India’s discovery of local lithium deposits has stirred considerable interest this year. For its lithium battery needs, India was relying on imports from China, Hong Kong, and Vietnam over the years.
Last year, India’s state-owned Khanij Bidesh India Limited entered into an agreement with an Argentine company to jointly prospect lithium reserves in the South American country.
Further, Australia, the world’s largest producer of lithium and in possession of the world’s second-largest minable lithium reserves, is looking at expanding its trade-in lithium resources with India.
But with the global demand for lithium rising year after year – thanks largely to its role in the increasingly valued lithium-ion battery – the need for India to dig its own earth to find lithium deposits is assuming greater importance.
Because of lithium’s thermonuclear application, the government has always been invested in unearthing lithium deposits. Atomic Minerals Directorate for Exploration and Research (AMD), under the Department of Atomic Energy, has been the agency driving this work. But exploration efforts have intensified of late in the light of lithium’s rising demand.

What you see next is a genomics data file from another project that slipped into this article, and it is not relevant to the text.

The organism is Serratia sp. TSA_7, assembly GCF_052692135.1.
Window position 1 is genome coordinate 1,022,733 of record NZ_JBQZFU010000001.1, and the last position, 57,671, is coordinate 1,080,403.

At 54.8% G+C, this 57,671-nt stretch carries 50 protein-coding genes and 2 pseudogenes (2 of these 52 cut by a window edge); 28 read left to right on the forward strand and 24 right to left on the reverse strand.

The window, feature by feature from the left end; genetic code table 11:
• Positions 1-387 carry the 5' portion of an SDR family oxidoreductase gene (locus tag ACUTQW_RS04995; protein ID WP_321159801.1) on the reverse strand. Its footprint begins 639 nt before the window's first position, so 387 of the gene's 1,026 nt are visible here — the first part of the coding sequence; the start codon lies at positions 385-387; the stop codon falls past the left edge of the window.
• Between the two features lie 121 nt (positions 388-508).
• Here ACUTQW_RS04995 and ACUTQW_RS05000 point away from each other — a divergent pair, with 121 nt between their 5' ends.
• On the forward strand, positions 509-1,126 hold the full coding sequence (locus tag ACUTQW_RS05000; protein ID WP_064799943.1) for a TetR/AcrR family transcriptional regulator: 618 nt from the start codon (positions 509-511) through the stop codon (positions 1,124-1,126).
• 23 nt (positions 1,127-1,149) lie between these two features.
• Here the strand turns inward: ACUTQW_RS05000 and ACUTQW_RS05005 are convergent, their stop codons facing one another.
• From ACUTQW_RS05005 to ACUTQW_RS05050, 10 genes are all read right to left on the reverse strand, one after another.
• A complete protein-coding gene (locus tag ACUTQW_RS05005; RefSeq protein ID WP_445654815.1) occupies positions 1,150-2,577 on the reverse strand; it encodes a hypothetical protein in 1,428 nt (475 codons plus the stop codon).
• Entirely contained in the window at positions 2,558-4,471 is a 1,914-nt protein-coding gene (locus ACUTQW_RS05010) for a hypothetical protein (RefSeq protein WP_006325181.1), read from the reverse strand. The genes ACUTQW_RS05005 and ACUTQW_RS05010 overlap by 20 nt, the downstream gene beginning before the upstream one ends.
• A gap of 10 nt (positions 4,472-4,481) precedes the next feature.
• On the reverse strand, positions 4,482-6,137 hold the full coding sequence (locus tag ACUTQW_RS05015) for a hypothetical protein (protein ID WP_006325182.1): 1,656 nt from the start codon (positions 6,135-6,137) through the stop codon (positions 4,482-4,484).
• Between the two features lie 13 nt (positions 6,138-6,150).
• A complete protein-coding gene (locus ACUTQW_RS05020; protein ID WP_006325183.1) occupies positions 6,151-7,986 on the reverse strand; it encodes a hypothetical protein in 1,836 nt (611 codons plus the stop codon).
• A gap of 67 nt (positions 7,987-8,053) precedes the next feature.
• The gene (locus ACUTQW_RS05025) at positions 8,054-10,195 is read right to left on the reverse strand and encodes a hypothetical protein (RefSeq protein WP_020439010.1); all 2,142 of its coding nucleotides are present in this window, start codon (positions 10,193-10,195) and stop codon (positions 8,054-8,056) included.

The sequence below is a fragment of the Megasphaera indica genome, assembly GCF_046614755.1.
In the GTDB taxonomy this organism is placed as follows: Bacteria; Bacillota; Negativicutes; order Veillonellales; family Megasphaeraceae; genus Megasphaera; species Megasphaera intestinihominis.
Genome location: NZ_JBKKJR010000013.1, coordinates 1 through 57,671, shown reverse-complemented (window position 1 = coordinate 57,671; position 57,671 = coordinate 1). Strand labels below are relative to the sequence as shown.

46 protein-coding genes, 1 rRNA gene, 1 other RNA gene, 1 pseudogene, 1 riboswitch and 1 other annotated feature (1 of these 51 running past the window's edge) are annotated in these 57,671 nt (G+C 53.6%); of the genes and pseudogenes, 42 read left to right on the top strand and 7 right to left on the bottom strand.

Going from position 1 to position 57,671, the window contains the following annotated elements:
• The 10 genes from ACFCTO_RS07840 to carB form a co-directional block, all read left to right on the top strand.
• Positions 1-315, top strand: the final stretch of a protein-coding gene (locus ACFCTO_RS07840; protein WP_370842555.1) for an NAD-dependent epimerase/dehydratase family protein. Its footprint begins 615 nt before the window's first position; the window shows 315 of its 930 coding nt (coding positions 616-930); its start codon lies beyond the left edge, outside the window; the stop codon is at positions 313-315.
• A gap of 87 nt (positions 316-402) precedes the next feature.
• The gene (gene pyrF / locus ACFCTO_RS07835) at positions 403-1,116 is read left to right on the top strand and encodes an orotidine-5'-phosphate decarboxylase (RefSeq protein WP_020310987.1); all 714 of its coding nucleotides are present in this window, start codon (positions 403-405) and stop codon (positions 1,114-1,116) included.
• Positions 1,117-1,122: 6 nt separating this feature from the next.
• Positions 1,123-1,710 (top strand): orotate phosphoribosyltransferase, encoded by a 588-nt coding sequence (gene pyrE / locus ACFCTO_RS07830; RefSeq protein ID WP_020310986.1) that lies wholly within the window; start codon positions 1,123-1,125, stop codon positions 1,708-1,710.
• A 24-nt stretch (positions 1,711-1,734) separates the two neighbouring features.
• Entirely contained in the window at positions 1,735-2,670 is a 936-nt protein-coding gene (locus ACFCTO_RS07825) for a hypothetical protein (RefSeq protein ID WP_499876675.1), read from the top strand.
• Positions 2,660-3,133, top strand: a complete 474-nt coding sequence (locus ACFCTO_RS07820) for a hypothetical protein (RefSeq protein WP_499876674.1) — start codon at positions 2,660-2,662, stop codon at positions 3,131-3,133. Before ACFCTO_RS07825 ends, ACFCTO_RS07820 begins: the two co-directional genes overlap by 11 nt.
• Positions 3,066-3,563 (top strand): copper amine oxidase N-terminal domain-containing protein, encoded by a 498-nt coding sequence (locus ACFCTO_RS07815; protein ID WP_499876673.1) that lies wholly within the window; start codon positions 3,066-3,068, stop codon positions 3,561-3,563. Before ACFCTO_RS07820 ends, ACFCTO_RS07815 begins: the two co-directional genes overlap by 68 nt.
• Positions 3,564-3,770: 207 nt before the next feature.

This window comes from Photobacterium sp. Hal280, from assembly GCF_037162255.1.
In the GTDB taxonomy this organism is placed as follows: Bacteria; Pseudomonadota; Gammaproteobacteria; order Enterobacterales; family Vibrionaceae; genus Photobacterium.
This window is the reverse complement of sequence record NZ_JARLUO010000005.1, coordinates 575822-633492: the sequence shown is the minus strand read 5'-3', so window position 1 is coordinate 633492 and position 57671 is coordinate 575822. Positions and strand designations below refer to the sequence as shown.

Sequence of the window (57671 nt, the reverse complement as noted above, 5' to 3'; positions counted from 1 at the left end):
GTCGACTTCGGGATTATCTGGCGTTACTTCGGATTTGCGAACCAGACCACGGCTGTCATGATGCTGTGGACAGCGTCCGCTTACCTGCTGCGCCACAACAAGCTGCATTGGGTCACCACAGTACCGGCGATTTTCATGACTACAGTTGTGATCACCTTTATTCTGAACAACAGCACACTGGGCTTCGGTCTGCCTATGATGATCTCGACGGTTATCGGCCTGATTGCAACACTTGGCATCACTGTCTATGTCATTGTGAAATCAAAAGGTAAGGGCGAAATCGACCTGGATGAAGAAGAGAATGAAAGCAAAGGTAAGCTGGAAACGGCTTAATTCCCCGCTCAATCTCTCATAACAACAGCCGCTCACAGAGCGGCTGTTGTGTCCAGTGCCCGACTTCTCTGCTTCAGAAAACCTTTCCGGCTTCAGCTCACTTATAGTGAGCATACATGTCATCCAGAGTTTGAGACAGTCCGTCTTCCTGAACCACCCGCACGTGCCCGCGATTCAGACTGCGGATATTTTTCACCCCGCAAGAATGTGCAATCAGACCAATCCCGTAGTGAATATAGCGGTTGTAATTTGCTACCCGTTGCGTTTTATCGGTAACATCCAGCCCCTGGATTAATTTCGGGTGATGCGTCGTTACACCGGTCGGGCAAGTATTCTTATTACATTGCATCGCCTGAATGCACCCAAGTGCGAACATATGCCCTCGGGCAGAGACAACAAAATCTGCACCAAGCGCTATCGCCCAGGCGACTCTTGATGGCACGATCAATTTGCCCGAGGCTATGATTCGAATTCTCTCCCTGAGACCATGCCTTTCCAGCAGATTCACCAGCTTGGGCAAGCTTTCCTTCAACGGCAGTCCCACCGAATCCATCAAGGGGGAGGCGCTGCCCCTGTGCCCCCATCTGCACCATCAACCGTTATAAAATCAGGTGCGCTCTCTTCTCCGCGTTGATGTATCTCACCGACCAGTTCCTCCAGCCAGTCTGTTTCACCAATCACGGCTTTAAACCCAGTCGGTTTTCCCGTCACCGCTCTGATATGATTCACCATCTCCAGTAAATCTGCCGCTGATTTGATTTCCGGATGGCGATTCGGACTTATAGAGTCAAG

Within this context came the exciting revelation by the government recently that lithium deposits worth 1,600 tonnes were found to be present in Mandya district, Karnataka.
AMD, though, was quick to clarify that this number was only a preliminary estimate and that not much could be read into its possible economic benefit at this point.
“Further, unless a proper technology/method is available to profitably extract lithium from its ore, the real benefit of exploration may not be there,” said a Department of Atomic Energy release.
But with all the activity around lithium gaining steam, India is already on course to set up its first-ever lithium refinery.
In May last year, power trading company Manikaran Power Limited had announced the launch of a feasibility study, with the help of Australia’s Neometals Limited, to look into setting up a lithium hydroxide refinery in India. Under consideration was a plant with a nameplate capacity of 20,000 tonnes per annum, lithium carbonate equivalent.
India will benefit greatly by providing a local response to this increasing demand globally.